Date: 2/10/18 11:41 am From: Bill Thurman <bill.masterofmusic...> Subject: Re: FW: Greenwire: FWS turns to cell towers to track whooping cranes
I did an internet search for: "how bad is the species extinction rate for wildlife in America compared to other countries?" I was given this. An article by Simon Worrall in the National Geographic Magazine that appeared August 20, 2014. A good photo of the Whooping Crane was right there at the beginning of the piece. I wanted to make more of an impact by sharing this by email as well as the photo, but the site wouldn't allow that. Look up that Nat. Geographic Magazine article by that writer. It is an extremely interesting compilation of information on extinction which obviously nearly happened to the Whooping Crane. The consequences of human behavior and human indifference are fully exploited and revealed.
On Feb 10, 2018 8:57 AM, "Jeffrey Short" <bashman...> wrote:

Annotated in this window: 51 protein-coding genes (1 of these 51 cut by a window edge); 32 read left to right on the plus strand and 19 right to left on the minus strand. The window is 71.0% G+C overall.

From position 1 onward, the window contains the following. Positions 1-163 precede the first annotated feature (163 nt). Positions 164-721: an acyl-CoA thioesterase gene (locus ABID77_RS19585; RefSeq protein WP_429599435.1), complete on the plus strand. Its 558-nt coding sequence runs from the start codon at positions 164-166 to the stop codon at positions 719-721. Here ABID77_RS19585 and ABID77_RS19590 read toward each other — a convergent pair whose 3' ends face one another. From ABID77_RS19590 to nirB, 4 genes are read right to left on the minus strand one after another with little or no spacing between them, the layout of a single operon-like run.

> -----Original Message----- > From: Bird conservation list for Department of Defense/Partners in Flight > [mailto:<DODPIF-L...>] On Behalf Of Fischer, Richard A > ERDC-RDE-EL-MS CIV > Sent: Thursday, February 08, 2018 4:00 PM > To: <DODPIF-L...> > Subject: Greenwire: FWS turns to cell towers to track whooping cranes > > > ENDANGERED SPECIES > > FWS turns to cell towers to track whooping cranes > Cecelia Smith-Schoenwalder < > Blockedhttps://www.eenews.net/staff/Cecelia_Smith-SchoenwalderBlocked > , > E&E News reporter > Published: Thursday, February 8, 2018 > > The Fish and Wildlife Service is tracking the 2,500-mile migration of the > endangered whooping crane in a new way - with cellphone towers. > > Researchers can locate the birds every 30 minutes using cellular equipment. > Previously, using satellites, they could detect three or four locations > over > 24 hours. > > "One of the advantages of that is you have the ability to transmit a lot > more data," said Wade Harrell, FWS's whooping crane biologist. He's based > at > Texas' Aransas National Wildlife Refuge, the birds' principal wintering > site. > > Using cell towers comes with some irony. Collisions with communications > towers kill an average of 6.5 million birds each year, according to FWS. > But > information gathered from these towers could help save the roughly 400 > whooping cranes left in the wild. > > Right now, the agency said, 17 birds have small tracking devices attached > to > their legs. Harrell said the project will expand over the next two years to > include more birds. > > The data can tell researchers if the bird was standing still or flying, and > if flying, how fast. Researchers can also select which measurements they > want to receive depending on the season, the time of day or the bird's > location. > > "You can change the type of information you're gathering almost on the > fly," > said Harrell. > > The data will help scientists learn more about the habitat use and foraging > patterns of the species. It could also tell them if the migratory birds go > out of their way to avoid structures like wind farms. > > As with cellphones, calls are sometimes dropped. > > "The birds at times are in places where you don't get a good cellphone > signal," Harrell said. > > But once the birds fly into a spot with better reception, the missed data > are sent. > > Bird advocates had been concerned about how the whooping cranes would act > when they returned to Texas following Hurricane Harvey (Greenwire < > Blockedhttps://www.eenews.net/greenwire/stories/1060061223Blocked > , > Sept. > 20, 2017). > > Freshwater ponds on the refuge were inundated with salt water during the > storm surge, Harrell said. Luckily, he added, the area had a wet fall and > winter, which balanced out the ponds before the birds arrived. > > Harvey also left a significant amount of debris in the whooping crane's > habitat, Harrell said. > > "We haven't seen the birds interact in the debris areas very much," he > said. > "It is certainly something we want to get taken care of as quickly as we > can." > > Whooping cranes were hunted to a low of 16 birds in 1941, according to FWS. > The refuge saw 431 whooping cranes in winter 2017, according to survey > data. > Harrell began surveying the birds again a couple of weeks ago and said he > expects this year's estimate to be comparable to 2017. > > Twitter: @ceceliasmith12 < Blockedhttps://twitter.com/ > ceceliasmith12Blocked > > Email: <csmith...> < mailto:<csmith...> > > > > > Derrick Golla > Booz | Allen | Hamilton > 1550 Crystal Drive, Suite 1100 > Arlington, VA 22202-4158 > Tel: (703) 412-7753 >